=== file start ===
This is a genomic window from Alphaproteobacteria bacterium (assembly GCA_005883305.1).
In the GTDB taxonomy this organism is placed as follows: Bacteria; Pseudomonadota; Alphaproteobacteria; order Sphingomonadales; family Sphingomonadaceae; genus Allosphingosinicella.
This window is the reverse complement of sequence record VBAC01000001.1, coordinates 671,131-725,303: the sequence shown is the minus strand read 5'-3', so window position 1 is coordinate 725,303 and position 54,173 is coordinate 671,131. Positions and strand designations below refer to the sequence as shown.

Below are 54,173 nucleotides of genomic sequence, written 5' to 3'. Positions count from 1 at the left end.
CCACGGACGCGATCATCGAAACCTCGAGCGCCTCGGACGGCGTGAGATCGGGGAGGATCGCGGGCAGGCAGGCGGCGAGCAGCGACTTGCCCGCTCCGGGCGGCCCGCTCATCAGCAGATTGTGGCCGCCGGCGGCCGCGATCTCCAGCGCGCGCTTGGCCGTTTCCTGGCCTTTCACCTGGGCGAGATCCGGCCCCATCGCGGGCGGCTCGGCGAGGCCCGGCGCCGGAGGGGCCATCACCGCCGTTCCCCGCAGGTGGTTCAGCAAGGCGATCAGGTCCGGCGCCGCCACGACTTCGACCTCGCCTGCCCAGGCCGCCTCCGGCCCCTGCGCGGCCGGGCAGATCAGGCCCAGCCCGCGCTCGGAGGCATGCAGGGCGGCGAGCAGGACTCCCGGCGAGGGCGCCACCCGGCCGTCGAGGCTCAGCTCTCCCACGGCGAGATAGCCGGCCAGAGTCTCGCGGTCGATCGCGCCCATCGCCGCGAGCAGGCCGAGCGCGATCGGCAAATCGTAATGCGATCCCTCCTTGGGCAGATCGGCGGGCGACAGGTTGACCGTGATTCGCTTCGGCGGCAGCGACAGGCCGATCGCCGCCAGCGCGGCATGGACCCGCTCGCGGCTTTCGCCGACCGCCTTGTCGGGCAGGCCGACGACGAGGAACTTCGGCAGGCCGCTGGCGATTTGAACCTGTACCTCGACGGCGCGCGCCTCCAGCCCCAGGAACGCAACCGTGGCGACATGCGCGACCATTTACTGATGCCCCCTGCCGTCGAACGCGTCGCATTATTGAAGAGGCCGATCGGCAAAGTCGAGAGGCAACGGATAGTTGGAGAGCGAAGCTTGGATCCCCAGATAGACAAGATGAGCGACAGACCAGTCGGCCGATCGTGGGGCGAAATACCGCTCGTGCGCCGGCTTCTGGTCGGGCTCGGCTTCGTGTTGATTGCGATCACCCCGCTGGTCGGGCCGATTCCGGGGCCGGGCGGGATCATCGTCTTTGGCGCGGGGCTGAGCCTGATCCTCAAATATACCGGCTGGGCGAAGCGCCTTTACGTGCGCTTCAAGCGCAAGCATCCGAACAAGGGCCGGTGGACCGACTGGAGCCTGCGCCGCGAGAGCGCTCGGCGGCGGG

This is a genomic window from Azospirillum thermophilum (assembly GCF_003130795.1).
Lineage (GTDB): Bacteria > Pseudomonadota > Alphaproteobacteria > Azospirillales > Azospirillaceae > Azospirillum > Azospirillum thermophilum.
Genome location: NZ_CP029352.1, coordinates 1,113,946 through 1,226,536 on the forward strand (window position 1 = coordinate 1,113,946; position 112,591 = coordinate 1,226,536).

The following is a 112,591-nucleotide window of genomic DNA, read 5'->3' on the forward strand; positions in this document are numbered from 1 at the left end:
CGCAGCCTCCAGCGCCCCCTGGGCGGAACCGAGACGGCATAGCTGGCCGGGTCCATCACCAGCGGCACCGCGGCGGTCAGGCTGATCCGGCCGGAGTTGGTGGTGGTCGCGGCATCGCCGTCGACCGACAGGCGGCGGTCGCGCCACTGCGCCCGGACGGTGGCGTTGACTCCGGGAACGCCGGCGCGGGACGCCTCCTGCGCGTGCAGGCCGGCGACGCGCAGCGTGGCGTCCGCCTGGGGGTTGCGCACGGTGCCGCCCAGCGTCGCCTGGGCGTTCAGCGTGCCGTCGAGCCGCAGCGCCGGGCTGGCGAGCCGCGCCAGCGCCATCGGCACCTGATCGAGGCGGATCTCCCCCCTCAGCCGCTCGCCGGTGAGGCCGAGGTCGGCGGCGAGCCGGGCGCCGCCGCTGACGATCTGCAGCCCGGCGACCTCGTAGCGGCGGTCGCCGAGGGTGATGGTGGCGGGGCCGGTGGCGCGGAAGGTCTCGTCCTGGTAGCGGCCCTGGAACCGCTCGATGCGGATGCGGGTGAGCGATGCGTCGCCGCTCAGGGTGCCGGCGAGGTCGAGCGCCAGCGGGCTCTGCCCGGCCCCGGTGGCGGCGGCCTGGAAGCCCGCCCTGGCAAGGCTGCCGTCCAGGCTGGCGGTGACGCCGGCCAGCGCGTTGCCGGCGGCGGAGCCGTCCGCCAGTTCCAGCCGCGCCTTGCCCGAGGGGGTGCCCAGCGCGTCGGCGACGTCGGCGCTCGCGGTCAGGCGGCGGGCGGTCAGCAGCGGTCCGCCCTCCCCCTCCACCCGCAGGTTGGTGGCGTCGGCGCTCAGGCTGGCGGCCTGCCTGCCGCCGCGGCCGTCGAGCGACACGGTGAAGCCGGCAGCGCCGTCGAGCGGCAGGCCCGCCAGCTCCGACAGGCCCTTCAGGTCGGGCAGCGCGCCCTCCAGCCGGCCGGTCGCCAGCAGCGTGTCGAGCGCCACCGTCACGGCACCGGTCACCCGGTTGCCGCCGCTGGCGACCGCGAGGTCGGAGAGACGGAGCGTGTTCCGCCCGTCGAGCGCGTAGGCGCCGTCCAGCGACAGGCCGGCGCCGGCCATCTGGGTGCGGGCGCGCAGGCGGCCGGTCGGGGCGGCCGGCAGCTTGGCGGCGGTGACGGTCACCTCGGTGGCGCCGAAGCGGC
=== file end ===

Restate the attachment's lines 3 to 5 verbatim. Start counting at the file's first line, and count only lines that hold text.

This window is the reverse complement of sequence record VBAC01000001.1, coordinates 671,131-725,303: the sequence shown is the minus strand read 5'-3', so window position 1 is coordinate 725,303 and position 54,173 is coordinate 671,131. Positions and strand designations below refer to the sequence as shown.

Below are 54,173 nucleotides of genomic sequence, written 5' to 3'. Positions count from 1 at the left end.
CCACGGACGCGATCATCGAAACCTCGAGCGCCTCGGACGGCGTGAGATCGGGGAGGATCGCGGGCAGGCAGGCGGCGAGCAGCGACTTGCCCGCTCCGGGCGGCCCGCTCATCAGCAGATTGTGGCCGCCGGCGGCCGCGATCTCCAGCGCGCGCTTGGCCGTTTCCTGGCCTTTCACCTGGGCGAGATCCGGCCCCATCGCGGGCGGCTCGGCGAGGCCCGGCGCCGGAGGGGCCATCACCGCCGTTCCCCGCAGGTGGTTCAGCAAGGCGATCAGGTCCGGCGCCGCCACGACTTCGACCTCGCCTGCCCAGGCCGCCTCCGGCCCCTGCGCGGCCGGGCAGATCAGGCCCAGCCCGCGCTCGGAGGCATGCAGGGCGGCGAGCAGGACTCCCGGCGAGGGCGCCACCCGGCCGTCGAGGCTCAGCTCTCCCACGGCGAGATAGCCGGCCAGAGTCTCGCGGTCGATCGCGCCCATCGCCGCGAGCAGGCCGAGCGCGATCGGCAAATCGTAATGCGATCCCTCCTTGGGCAGATCGGCGGGCGACAGGTTGACCGTGATTCGCTTCGGCGGCAGCGACAGGCCGATCGCCGCCAGCGCGGCATGGACCCGCTCGCGGCTTTCGCCGACCGCCTTGTCGGGCAGGCCGACGACGAGGAACTTCGGCAGGCCGCTGGCGATTTGAACCTGTACCTCGACGGCGCGCGCCTCCAGCCCCAGGAACGCAACCGTGGCGACATGCGCGACCATTTACTGATGCCCCCTGCCGTCGAACGCGTCGCATTATTGAAGAGGCCGATCGGCAAAGTCGAGAGGCAACGGATAGTTGGAGAGCGAAGCTTGGATCCCCAGATAGACAAGATGAGCGACAGACCAGTCGGCCGATCGTGGGGCGAAATACCGCTCGTGCGCCGGCTTCTGGTCGGGCTCGGCTTCGTGTTGATTGCGATCACCCCGCTGGTCGGGCCGATTCCGGGGCCGGGCGGGATCATCGTCTTTGGCGCGGGGCTGAGCCTGATCCTCAAATATACCGGCTGGGCGAAGCGCCTTTACGTGCGCTTCAAGCGCAAGCATCCGAACAAGGGCCGGTGGACCGACTGGAGCCTGCGCCGCGAGAGCGCTCGGCGGCGGG